Seven US soldiers injured in Falluja attack

Seven US soldiers wounded in Iraq grenade attack

    Victim of US firing: grenade attack

    on soldiers seen as angry reaction

    Seven US soldiers were wounded in a grenade attack at their base in the Iraqi city of Falluja, where American troops killed at least 15 people during protests this week, the US military said on Thursday.


    "The attack was an expression of the anger of a few people in the city after what happened," Captain Alan Vaught, the local commander of the troops, said in reference to the US shootings at earlier anti-American demonstrations.


    The city's mayor, whose compound is next door to the US base, confirmed there was an attack late on Wednesday but did not know who the assailants were.


    The soldiers, whose injuries were not life threatening, were evacuated from the compound in the city which is about 50 km (31 miles) west of Baghdad.


    Vaught said there was an exchange of gunfire between the unknown assailants and the US troops after the attack but there were no more injuries.


    Tension has been running high in the conservative Sunni Muslim town over the presence of US troops.
    On Monday US soldiers fired on an angry crowd protesting at continued US occupation of Falluja, killing 13 Iraqis. Two days later, two Iraqis were killed when the soldiers opened fire in a similar incident.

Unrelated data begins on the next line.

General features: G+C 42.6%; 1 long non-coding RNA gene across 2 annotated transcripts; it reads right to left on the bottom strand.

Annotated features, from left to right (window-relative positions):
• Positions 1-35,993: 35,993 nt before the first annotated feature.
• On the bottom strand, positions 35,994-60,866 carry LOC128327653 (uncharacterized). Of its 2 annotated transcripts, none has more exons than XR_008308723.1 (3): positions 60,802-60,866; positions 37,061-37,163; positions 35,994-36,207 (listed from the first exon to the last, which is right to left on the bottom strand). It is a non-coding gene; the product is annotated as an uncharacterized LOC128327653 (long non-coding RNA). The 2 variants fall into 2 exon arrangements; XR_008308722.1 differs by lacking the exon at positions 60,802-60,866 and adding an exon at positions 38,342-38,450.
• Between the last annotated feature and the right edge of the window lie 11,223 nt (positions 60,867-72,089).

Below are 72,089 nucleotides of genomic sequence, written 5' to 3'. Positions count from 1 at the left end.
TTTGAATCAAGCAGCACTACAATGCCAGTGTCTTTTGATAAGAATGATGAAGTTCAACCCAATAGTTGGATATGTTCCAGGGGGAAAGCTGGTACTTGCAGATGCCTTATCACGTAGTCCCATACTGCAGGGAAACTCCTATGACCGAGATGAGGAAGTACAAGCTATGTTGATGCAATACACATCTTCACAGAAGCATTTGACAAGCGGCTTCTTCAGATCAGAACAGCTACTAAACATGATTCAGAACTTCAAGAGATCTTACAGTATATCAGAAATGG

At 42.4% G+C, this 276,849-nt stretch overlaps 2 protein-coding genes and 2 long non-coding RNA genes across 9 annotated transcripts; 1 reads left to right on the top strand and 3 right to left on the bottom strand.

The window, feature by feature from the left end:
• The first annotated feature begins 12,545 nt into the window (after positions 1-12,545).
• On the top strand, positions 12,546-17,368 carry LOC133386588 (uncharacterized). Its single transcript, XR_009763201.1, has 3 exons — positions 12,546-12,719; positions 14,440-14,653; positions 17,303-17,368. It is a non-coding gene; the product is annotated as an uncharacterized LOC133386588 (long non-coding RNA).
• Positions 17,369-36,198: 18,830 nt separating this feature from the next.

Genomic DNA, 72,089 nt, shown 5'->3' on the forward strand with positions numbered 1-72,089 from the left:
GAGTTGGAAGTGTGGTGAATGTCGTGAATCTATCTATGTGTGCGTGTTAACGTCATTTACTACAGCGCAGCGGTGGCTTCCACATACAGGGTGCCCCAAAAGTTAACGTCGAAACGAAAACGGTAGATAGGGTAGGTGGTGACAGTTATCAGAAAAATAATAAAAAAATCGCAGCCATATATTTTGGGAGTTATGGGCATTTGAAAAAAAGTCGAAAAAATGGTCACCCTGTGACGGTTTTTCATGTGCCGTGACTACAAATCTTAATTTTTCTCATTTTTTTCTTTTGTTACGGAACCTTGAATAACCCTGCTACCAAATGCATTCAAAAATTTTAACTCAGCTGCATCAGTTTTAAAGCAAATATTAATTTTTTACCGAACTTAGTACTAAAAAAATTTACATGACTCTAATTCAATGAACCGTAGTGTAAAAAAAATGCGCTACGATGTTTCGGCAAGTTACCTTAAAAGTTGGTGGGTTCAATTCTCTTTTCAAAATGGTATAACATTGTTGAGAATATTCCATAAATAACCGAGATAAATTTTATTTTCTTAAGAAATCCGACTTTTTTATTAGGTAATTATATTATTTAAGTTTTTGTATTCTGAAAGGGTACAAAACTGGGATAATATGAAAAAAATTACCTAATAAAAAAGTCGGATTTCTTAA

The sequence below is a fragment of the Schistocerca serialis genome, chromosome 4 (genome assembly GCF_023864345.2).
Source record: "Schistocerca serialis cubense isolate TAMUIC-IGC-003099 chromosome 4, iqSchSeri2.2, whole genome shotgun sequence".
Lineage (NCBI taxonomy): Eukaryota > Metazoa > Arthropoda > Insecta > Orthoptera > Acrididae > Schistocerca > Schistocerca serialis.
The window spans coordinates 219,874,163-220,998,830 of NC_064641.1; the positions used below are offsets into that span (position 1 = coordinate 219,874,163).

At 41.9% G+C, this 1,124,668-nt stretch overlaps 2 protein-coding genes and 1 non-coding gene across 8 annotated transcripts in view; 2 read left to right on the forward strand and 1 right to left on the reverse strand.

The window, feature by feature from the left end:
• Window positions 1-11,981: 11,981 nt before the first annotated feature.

The US military said its troops were shot at first in both incidents but Iraqi witnesses said the shootings were unprovoked.


    Al Jazeera's correspondent in Falluja, Diyar Al Omary, reported that Wednesday's demonstration - numbering around 7,000 Iraqis - was protesting the US occupation of Iraq and the killing of protesters by US troops on Monday.


    Led by the Muslim Brotherhood in its first public action since the fall of Saddam Hussein, protesters chanted anti-US slogans while US helicopters flew overhead.


    Al Omary said the demonstration was staged to celebrate the withdrawal of US troops from the town's school, where they were based until Monday night's incident.


    "Why? The demonstrators didn't use guns, so why should the soldiers start

    attacking them?" asked the imam of the Grand Fallujah Mosque, Jamal Shaqir



    Burying the dead: tension running high

    He said the Americans should pull out of Fallujah - or at least cut back

    their forces.


    "There is no (Iraqi) military presence here. Why is there an American m

    ilitary presence? We just want a reduction in the numbers," he said.


    Many called US actions more oppressive than those of the previous regime, while others questioned the stockpiling of weapons in civilian areas, another charge levelled against Saddam Hussein’s government.


    “The people are extremely enraged,” said town leader Ahmed Al-Halboozi.



    How different voting systems work around the world

    How different voting systems work around the world

    Nearly two billion voters in 52 countries around the world will head to the polls this year to elect their leaders.

    How Moscow lost Riyadh in 1938

    How Moscow lost Riyadh in 1938

    Russian-Saudi relations could be very different today, if Stalin hadn't killed the Soviet ambassador to Saudi Arabia.

    The great plunder: Nepal's stolen treasures

    The great plunder: Nepal's stolen treasures

    How the art world's hunger for ancient artefacts is destroying a centuries-old culture. A journey across the Himalayas.